Beyoncé and Jay-Z sell out veganism for ticket giveaway
My parents had no issue getting me to eat plants and often discouraged my somewhat obsessive relationship with broccoli. My sister, on the other hand, had her veggies hidden beneath cheese and between bagel halves. Now, Beyoncé & Jay-Z are playin’ mum and dad for us all with by dangling a carrot on a string for a chance to win concert tickets for life. It’s a great marketing tactic but it sells veganism short, yet again.
The often raved about and seldom fully-articulated 22-day plant-based diet program that the famous pair have developed with trainer Marco Borges is being hocked again. Problem is, lazy or confused journalists everywhere are conflating this environment and health focused diet challenge with veganism (with no thanks to #vegan Instagram posts from Beychella herself). But Beyoncé is still not vegan and Jay-Z is not trying “veganism” twice a day, either. They’re both just eating more plants and (together with their marketing teams) are leveraging the resolutioners in their fanbases to sell programs and promises to people who think that by following suit, they will get closer to Bey and Jay. Whether that’s closer in body type or literally closer because you could be in the same stadium at the same time, it’s still just a great marketing campaign.
They have been high on their pedestals, preaching the benefits of plant eating and how they see it as the best thing for their family and the world, and you won’t hear an argument from me there. But they aren’t giving away concert tickets to people who go vegan, eat plant-based or who have finally figured out what jicama is (gold star). This is just another powerful endorsement to promote registration for the 22-day whatever it is without much in place to support real, meaningful change.
You pop over to their website, you give them your personal info and if you’re an 18+ U.S resident, you’ve got a chance at up to $12,000 worth of tickets to see either Jay-Z or Beyoncé at one official tour per year for the next 30 years. You won’t have to enrol for meal delivery, a book or a program (the site just promises “resources” to change your green print) seemingly, but one spammy way or another, you’ve gotta drink the Kool-Aid. Other than that, the contest doesn’t really require any betterment of it’s participants. But does anyone actually believe Jay-Z will still be rapping at 79? I guess it’s slightly more possible Beyoncé will accept a Las Vegas residency at 67. Who knows.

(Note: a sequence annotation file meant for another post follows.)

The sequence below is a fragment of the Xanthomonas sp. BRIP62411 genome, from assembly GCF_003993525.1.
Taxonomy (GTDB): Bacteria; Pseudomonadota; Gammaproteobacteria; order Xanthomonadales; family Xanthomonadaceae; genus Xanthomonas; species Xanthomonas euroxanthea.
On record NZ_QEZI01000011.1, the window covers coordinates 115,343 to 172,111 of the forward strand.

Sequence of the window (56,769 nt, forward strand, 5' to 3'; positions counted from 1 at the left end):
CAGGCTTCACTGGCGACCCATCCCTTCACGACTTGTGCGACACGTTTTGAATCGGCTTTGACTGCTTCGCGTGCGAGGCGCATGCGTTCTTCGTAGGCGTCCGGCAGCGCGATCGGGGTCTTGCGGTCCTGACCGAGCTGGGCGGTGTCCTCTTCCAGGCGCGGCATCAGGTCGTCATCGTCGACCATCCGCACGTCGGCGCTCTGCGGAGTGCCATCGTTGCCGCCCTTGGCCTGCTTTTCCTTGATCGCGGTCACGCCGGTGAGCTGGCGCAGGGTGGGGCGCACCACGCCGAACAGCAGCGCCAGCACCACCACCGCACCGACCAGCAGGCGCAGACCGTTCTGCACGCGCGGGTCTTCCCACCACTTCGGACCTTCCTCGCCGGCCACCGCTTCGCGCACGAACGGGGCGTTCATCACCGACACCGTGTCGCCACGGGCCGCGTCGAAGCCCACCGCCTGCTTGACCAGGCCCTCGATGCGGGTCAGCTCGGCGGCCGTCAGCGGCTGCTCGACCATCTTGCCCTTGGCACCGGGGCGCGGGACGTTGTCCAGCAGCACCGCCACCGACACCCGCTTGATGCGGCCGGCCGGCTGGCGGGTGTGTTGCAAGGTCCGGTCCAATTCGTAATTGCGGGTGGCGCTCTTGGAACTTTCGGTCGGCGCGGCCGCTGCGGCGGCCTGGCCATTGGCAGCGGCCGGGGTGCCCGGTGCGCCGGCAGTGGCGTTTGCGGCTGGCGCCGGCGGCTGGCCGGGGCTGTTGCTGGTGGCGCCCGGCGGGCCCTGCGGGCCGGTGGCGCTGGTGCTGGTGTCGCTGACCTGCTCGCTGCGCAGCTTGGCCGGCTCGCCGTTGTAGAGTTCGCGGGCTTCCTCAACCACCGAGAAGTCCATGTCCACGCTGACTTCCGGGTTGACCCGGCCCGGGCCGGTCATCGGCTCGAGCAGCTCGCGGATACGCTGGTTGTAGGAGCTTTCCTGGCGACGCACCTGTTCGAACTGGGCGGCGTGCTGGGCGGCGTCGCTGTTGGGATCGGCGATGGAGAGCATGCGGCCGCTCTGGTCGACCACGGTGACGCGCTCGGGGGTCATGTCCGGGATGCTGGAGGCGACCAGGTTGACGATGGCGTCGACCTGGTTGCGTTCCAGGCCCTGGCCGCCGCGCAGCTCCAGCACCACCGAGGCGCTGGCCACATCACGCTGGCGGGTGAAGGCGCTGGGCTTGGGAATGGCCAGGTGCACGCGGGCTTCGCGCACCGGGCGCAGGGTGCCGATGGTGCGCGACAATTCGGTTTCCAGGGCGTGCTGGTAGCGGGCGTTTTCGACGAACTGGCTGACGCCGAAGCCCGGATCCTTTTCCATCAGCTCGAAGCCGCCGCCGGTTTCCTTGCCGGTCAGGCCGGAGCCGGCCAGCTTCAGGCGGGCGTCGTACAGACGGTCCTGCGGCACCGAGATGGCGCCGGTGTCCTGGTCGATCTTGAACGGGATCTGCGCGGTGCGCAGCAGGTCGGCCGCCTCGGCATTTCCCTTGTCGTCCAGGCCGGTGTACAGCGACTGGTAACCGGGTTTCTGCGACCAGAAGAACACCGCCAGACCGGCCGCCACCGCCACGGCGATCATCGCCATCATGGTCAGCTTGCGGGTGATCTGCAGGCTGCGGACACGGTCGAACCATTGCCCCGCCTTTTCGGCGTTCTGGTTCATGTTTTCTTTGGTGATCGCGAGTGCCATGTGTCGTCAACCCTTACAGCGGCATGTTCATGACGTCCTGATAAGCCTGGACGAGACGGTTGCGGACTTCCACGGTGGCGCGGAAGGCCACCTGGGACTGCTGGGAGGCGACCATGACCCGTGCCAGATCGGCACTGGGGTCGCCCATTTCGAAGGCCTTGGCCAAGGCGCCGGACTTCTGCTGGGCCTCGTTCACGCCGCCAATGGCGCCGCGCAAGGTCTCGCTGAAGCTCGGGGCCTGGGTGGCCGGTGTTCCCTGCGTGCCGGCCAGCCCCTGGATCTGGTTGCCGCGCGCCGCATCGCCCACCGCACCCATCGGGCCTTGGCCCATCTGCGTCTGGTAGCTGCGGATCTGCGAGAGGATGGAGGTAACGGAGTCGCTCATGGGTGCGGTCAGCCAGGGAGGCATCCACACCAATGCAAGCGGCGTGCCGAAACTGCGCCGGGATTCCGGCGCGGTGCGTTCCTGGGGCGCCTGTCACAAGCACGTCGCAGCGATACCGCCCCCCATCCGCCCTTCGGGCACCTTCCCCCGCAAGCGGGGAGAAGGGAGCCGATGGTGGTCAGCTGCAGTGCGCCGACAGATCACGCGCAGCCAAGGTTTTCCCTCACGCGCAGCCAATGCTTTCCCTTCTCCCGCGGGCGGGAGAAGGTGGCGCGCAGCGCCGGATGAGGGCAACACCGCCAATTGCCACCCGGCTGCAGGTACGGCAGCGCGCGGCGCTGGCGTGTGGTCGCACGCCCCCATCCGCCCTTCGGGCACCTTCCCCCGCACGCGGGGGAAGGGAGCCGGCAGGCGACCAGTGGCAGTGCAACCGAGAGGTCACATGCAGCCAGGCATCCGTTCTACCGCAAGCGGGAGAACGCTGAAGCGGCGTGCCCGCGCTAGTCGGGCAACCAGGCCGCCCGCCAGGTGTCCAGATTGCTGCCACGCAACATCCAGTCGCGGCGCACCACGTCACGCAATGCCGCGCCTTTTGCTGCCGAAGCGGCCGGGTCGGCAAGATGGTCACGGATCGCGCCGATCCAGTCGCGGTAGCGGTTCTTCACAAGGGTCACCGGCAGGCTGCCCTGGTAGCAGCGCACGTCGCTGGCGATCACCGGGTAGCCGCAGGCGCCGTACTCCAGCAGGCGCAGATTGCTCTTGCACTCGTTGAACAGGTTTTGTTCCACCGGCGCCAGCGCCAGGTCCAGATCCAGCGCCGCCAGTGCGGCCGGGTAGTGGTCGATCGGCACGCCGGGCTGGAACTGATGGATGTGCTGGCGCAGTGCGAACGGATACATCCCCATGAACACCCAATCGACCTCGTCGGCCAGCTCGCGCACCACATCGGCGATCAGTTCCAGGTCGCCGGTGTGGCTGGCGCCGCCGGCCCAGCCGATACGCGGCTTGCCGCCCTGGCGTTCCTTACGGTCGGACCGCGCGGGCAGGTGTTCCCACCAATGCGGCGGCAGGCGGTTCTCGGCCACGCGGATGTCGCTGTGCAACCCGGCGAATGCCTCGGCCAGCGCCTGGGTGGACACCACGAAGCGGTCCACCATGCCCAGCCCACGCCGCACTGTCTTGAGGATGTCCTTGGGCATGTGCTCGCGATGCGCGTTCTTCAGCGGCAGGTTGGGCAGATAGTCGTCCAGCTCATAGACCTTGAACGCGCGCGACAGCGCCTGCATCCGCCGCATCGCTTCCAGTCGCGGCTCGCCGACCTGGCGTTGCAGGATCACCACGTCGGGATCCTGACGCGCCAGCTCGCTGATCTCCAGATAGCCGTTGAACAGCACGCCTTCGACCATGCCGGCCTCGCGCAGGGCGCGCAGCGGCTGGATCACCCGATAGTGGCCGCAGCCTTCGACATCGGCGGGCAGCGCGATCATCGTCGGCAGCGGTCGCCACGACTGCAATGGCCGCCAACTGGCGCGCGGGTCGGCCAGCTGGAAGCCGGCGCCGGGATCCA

It would all be pretty harmless (to me) if everyone left the word vegan out, truthfully. I mean, I’m not interested in getting into why diets are harmful or why it’s elitist to link our individual responsibilities in regards to helping the planet with something that requires a level of wealth (ie: subscriptions or meal delivery) today, because this space is for talks on veganism. And veganism deserves better than constantly being considered something to be bribed, dared or loosely entered into. We need news media and the people behind this promotion to stop colouring outside of the green lines, because “vegan” should not be used as click-bait.
I agree fully that we have the individual ability to affect real change in the world through our choices, but that shouldn’t stop at our waistlines or consumption levels of water. When we encourage veganism, we are encouraging the freedom of all living beings and the rights of animals. I’m all for Beyoncé and Jay-Z concerts (for thirty years to come), and I’m all for optimizing our collective health, but I am far from being for minimizing veganism to anything less than our moral obligation to the animals everyone is so quick to remove from the conversation. Please stop falling for the sensationalized headlines and please consider going vegan, and staying vegan, for the right reasons.
Now, wish me luck because hopefully I win these tickets and have a chance to get both stars on team vegan for real.